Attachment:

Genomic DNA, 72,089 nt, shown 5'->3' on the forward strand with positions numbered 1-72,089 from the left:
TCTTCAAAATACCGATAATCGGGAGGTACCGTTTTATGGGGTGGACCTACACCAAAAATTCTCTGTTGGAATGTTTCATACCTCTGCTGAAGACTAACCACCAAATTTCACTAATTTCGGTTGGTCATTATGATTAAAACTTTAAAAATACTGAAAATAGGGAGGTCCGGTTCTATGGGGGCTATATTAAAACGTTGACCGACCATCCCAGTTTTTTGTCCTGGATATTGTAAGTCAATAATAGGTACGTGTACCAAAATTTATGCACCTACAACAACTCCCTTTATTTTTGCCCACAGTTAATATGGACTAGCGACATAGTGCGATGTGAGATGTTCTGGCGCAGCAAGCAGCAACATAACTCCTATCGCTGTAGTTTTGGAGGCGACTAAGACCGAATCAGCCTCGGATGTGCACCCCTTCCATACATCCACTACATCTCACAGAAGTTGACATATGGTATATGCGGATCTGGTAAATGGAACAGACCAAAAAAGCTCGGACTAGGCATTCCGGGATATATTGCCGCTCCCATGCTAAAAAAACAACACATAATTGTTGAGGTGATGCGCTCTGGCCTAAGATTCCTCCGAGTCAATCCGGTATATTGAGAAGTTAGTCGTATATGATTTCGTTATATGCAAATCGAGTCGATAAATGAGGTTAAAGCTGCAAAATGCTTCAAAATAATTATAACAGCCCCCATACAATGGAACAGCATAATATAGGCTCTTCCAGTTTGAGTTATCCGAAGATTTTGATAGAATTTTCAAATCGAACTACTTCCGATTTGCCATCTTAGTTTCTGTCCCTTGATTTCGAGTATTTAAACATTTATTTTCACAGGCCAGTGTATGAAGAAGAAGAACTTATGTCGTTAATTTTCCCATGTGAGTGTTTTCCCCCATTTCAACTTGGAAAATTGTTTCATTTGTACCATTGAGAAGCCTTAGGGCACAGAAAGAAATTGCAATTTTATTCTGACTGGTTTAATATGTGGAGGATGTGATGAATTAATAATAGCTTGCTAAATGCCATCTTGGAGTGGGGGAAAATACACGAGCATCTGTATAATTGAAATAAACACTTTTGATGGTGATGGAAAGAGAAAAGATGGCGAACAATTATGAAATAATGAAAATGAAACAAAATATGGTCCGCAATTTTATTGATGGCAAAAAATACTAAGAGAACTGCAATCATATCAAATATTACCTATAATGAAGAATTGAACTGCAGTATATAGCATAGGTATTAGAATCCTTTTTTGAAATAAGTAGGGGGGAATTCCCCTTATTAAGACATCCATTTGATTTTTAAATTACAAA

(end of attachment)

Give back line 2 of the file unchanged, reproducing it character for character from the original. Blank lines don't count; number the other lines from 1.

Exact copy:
TCTTCAAAATACCGATAATCGGGAGGTACCGTTTTATGGGGTGGACCTACACCAAAAATTCTCTGTTGGAATGTTTCATACCTCTGCTGAAGACTAACCACCAAATTTCACTAATTTCGGTTGGTCATTATGATTAAAACTTTAAAAATACTGAAAATAGGGAGGTCCGGTTCTATGGGGGCTATATTAAAACGTTGACCGACCATCCCAGTTTTTTGTCCTGGATATTGTAAGTCAATAATAGGTACGTGTACCAAAATTTATGCACCTACAACAACTCCCTTTATTTTTGCCCACAGTTAATATGGACTAGCGACATAGTGCGATGTGAGATGTTCTGGCGCAGCAAGCAGCAACATAACTCCTATCGCTGTAGTTTTGGAGGCGACTAAGACCGAATCAGCCTCGGATGTGCACCCCTTCCATACATCCACTACATCTCACAGAAGTTGACATATGGTATATGCGGATCTGGTAAATGGAACAGACCAAAAAAGCTCGGACTAGGCATTCCGGGATATATTGCCGCTCCCATGCTAAAAAAACAACACATAATTGTTGAGGTGATGCGCTCTGGCCTAAGATTCCTCCGAGTCAATCCGGTATATTGAGAAGTTAGTCGTATATGATTTCGTTATATGCAAATCGAGTCGATAAATGAGGTTAAAGCTGCAAAATGCTTCAAAATAATTATAACAGCCCCCATACAATGGAACAGCATAATATAGGCTCTTCCAGTTTGAGTTATCCGAAGATTTTGATAGAATTTTCAAATCGAACTACTTCCGATTTGCCATCTTAGTTTCTGTCCCTTGATTTCGAGTATTTAAACATTTATTTTCACAGGCCAGTGTATGAAGAAGAAGAACTTATGTCGTTAATTTTCCCATGTGAGTGTTTTCCCCCATTTCAACTTGGAAAATTGTTTCATTTGTACCATTGAGAAGCCTTAGGGCACAGAAAGAAATTGCAATTTTATTCTGACTGGTTTAATATGTGGAGGATGTGATGAATTAATAATAGCTTGCTAAATGCCATCTTGGAGTGGGGGAAAATACACGAGCATCTGTATAATTGAAATAAACACTTTTGATGGTGATGGAAAGAGAAAAGATGGCGAACAATTATGAAATAATGAAAATGAAACAAAATATGGTCCGCAATTTTATTGATGGCAAAAAATACTAAGAGAACTGCAATCATATCAAATATTACCTATAATGAAGAATTGAACTGCAGTATATAGCATAGGTATTAGAATCCTTTTTTGAAATAAGTAGGGGGGAATTCCCCTTATTAAGACATCCATTTGATTTTTAAATTACAAA